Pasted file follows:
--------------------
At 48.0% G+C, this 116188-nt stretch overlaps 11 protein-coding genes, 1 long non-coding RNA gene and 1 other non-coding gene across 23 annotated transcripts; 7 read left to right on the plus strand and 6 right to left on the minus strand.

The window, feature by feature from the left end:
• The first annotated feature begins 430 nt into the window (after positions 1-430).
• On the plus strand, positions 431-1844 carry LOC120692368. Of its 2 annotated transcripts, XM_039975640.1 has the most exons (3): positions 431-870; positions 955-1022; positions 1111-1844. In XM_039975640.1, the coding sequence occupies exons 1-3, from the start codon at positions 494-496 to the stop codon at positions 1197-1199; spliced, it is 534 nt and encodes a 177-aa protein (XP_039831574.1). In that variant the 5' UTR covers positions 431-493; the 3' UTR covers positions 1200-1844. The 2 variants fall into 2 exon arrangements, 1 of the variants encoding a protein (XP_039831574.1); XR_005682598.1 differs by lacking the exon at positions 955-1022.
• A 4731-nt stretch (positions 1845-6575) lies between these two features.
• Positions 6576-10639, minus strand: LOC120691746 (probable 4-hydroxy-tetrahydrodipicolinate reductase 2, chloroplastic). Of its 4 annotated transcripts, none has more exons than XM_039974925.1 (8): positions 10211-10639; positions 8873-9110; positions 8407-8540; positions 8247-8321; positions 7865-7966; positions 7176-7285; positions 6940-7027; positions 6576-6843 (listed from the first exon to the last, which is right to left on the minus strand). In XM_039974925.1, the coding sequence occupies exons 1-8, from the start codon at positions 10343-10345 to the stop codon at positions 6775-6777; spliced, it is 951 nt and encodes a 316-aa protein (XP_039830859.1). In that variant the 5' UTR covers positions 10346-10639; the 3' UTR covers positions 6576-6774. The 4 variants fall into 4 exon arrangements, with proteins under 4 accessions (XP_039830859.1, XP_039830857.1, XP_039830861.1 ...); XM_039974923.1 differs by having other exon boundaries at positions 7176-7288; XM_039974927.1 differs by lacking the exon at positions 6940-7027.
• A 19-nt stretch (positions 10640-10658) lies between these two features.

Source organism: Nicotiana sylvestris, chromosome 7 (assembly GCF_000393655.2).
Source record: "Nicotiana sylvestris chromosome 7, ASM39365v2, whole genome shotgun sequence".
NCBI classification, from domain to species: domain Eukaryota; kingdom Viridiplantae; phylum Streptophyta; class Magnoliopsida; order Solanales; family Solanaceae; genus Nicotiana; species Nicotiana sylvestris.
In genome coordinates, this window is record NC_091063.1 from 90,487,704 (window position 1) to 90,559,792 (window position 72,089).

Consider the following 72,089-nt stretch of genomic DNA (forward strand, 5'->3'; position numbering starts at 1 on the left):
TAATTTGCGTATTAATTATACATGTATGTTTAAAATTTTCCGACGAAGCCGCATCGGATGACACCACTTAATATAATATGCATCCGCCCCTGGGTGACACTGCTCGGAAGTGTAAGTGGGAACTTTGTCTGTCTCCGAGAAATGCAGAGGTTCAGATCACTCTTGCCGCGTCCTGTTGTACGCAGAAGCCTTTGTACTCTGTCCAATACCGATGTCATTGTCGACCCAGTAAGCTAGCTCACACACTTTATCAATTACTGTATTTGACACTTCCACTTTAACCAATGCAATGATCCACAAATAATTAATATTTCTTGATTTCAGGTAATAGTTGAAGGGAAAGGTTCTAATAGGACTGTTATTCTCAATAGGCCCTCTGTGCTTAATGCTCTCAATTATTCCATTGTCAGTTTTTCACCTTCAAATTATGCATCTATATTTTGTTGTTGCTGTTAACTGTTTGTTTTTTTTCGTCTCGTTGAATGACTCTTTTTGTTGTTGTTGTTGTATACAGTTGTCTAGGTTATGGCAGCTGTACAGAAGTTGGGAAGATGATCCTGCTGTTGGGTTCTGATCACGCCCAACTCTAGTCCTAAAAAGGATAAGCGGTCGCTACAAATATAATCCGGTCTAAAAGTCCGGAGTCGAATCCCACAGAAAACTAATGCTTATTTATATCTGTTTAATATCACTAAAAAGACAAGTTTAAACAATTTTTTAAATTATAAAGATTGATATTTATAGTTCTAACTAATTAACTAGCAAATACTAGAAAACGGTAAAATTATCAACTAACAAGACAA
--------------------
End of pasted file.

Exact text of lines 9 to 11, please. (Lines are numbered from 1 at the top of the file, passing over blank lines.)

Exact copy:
Source record: "Nicotiana sylvestris chromosome 7, ASM39365v2, whole genome shotgun sequence".
NCBI classification, from domain to species: domain Eukaryota; kingdom Viridiplantae; phylum Streptophyta; class Magnoliopsida; order Solanales; family Solanaceae; genus Nicotiana; species Nicotiana sylvestris.
In genome coordinates, this window is record NC_091063.1 from 90,487,704 (window position 1) to 90,559,792 (window position 72,089).